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Avatar The Last Airbender - Complete Book 1 Collection (6pc) (Dol) [Import]

Zach Tyler , Dee Bradley Baker    Unrated   DVD
4.8 out of 5 stars  See all reviews (25 customer reviews)
Price: CDN$ 25.22 & FREE Shipping. Details
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Frequently Bought Together

Avatar The Last Airbender - Complete Book 1 Collection (6pc) (Dol) [Import] + Avatar The Last Airbender - The Complete Book 2 Collection + Avatar the Last Airbender: The Complete Book 3 Collection
Price For All Three: CDN$ 65.35


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Product Description

Amazon.ca

Book 1: Water, Vol. 1
Mysterious, visually beautiful at times, and surprisingly funny, Avatar: Book 1, Volume 1 is the exciting story of Aang, a 12-year-old reincarnation of the ancient Avatar, whose purpose (in an imagined world that seems both ancient and futuristic) is to restore peace and order between warring armies of the four elements: fire, earth, water, and air. At one time or another, over thousands of years, the Avatar has been embodied in masters of each of the elements. Aang (who is freed from a century-long sleep inside an iceberg) happens to be an "airbender," capable of using air and wind as powerful forces for moving objects and defeating hostile armies of firebenders. The feature-length Avatar follows Aang and a couple of friends as he becomes reacquainted with the world he knew before his 100-year hibernation--a world now lost to history. The story also concerns internal dramas within the unforgiving world of firebenders, who are intent on destruction and conquest. This engaging story, very pleasant to look at in its rich tones of blue and orange, is for all ages. --Tom Keogh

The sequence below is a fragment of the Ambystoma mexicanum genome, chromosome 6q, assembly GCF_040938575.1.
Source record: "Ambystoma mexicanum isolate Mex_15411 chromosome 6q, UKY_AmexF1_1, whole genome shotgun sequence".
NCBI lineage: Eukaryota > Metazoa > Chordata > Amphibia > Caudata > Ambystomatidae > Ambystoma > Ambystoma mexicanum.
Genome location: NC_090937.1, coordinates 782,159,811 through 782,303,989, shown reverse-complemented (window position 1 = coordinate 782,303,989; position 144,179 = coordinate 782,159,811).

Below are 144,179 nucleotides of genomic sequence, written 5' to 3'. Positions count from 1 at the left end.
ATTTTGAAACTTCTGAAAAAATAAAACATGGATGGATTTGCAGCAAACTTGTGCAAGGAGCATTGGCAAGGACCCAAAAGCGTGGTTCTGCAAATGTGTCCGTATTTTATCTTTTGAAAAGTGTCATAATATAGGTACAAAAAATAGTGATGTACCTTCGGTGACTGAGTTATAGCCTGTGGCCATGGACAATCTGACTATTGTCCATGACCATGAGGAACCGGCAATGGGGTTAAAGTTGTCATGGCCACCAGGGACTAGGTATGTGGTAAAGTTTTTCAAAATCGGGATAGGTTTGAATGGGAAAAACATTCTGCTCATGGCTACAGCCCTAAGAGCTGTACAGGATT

Book 1: Water, Vol. 2